GIA

  • GIA: Fake Certificates Accompanied Lab-Grown, Treated Diamonds

     

     

    Take our word for it, no one likes a dishonest jeweler more than an honest one. Recently, an article was published stating that a jeweler outside of the US who was known to sell lab-grown and treated diamonds had been charged with selling diamonds that had fake GIA inscriptions.

    According to JCKonline, “The inscriptions were linked to GIA grading reports that indicated the accompanying diamonds had higher-quality characteristics than they actually did, '' the publication stated. The accused allegedly “targeted comparatively less-experienced businessmen,” a police inspector told the newspaper.”

    But this wasn’t the only recent report of fraudulent certifications. Another Diamond With Fake GIA Inscription Surfaces, this time in Antwerp. According to the article, “During testing, lab graders discovered the diamond had indeed undergone high-pressure, high-temperature (HPHT) treatment even though the GIA grading report that corresponded with the inscription number made no mention of color treatment. Upon detailed microscopic investigation, graders noticed that even though the stone’s carat weight, cut and final clarity grade (VS1) matched the report, the clarity characteristics, while “quite similar,” did not match up exactly.”

    If these findings weren’t unsettling enough, these fake certifications tend to happen mostly with lab-grown diamonds. But what does this mean for potential consumers?

    These news articles bring to light some important topics relating to the circulation of fake stones, as well as the legitimacy of the jewler you decide to work with, and the overall integrity of lab grown diamonds.

    As with most things nowadays, the internet is used in the beginning stages of the sales cycle, meaning, individuals start their research there. There are many online websites that promise you a great deal and premium quality, but it’s important to do your own research. 

    At La Bijouterie, we encourage clients to do online research of their own, and then come to us with questions in order to talk through the pricing, certification process, and guarantees you found online. You may be surprised at what you learn, which brings us to our next point-- finding a jeweler you can trust. 

    When it comes to avoiding fake stones, this is where going with a trusted jeweler is imperative. It’s more important than ever to know who you’re working with. But how to find one you ask? We suggest starting with their Yelp and Google reviews.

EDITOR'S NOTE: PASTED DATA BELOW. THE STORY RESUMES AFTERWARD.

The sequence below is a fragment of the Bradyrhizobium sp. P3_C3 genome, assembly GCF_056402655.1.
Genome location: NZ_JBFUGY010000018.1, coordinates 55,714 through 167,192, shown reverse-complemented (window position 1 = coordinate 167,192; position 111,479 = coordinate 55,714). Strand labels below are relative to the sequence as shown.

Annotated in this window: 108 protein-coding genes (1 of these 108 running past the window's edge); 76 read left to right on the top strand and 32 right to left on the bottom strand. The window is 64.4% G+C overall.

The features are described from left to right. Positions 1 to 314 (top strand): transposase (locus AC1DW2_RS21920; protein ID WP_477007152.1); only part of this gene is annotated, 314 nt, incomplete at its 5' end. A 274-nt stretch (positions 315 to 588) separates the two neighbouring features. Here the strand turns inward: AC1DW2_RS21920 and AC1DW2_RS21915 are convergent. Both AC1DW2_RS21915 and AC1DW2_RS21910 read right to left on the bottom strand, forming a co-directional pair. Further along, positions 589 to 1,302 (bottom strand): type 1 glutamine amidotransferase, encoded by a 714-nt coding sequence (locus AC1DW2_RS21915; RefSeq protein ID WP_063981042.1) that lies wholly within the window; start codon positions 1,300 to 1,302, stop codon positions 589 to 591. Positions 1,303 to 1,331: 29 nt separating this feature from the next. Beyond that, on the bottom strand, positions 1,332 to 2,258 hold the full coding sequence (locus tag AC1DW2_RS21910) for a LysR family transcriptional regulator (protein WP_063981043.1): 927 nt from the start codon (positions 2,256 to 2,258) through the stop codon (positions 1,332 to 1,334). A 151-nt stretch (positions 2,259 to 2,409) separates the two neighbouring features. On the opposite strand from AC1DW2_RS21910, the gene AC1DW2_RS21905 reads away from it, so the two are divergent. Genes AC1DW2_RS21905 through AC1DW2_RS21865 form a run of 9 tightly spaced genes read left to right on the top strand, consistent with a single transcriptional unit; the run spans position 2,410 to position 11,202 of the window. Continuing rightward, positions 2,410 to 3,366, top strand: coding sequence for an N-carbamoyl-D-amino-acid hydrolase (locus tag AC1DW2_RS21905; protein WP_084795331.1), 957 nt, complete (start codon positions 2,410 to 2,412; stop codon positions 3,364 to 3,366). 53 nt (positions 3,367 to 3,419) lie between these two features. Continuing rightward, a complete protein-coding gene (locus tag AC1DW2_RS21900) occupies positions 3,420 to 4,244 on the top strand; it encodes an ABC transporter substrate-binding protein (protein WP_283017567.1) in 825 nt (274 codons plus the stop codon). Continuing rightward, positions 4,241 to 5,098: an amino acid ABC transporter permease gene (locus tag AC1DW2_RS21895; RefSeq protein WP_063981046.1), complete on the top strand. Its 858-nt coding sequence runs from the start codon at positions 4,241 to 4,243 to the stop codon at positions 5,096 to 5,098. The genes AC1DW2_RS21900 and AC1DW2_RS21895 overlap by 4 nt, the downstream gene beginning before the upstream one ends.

Some questions to ask yourself as you’re browsing include are the reviews mostly positive, and does it seem like this company has a lot of repeat clients? Next, check out their social media pages… are they active, do they engage with those commenting? Do they promise a no stress appointment and are geared towards educating? If not, it’s probably best to keep looking. 

    Remember, when it comes to online shopping, less expensive doesn’t always point to a good deal. Make sure you do your due diligence and understand your 4 C’s of diamond buying and come to the initial meeting with questions. 

    Lastly, when it comes to lab-grown diamonds, here are some things to consider. 

    Although their chemical structure is the same as a natural diamond, according to the Federal Trade Commission (FTC) a lab-created diamond cannot be called “real” because it does not come from the Earth and it is not a gemstone. (Source)

    In trying to differentiate natural diamonds from the lab grown alternative, the Natural Diamond Council quite truthfully underscores natural diamonds' rarity.

    “Natural diamonds are finite and rare. Diamonds are becoming rarer every day because no new significant deposits have been discovered in about 30 years,” it states. However, lab-grown diamonds can be manufactured in potentially unlimited quantities similar to any manufactured product, thus they are not finite and cannot be considered rare.”

    To which, the NDC adds, “Natural diamonds obtain their value from their scarcity as a natural, billion-year-old precious gem and have shown over decades to grow in value as they become more rare.”

    It’s important to consider Price vs Value. When it comes to value, you can’t put a price on rarity. As basic economics states, once demand goes up, and inventory goes down, price goes up. So where does this leave us, as each claims they are better than the other for different reasons? More importantly, how does one ensure they are not getting taken advantage of? In our optionion, it all comes down to trust and transparency.

    At La Bijouterie, our sole purpose is to help couples achieve a milestone moment in their lives any way we can. We believe in integrity, only working with distributions we have a personal relationship with, quality over quantity, and educating always. Before pulling the trigger on such an important decision, book a no stress 30 minute 1:1 appointment.

    At Your Service,

    Set F.

    Founder, La Bijouterie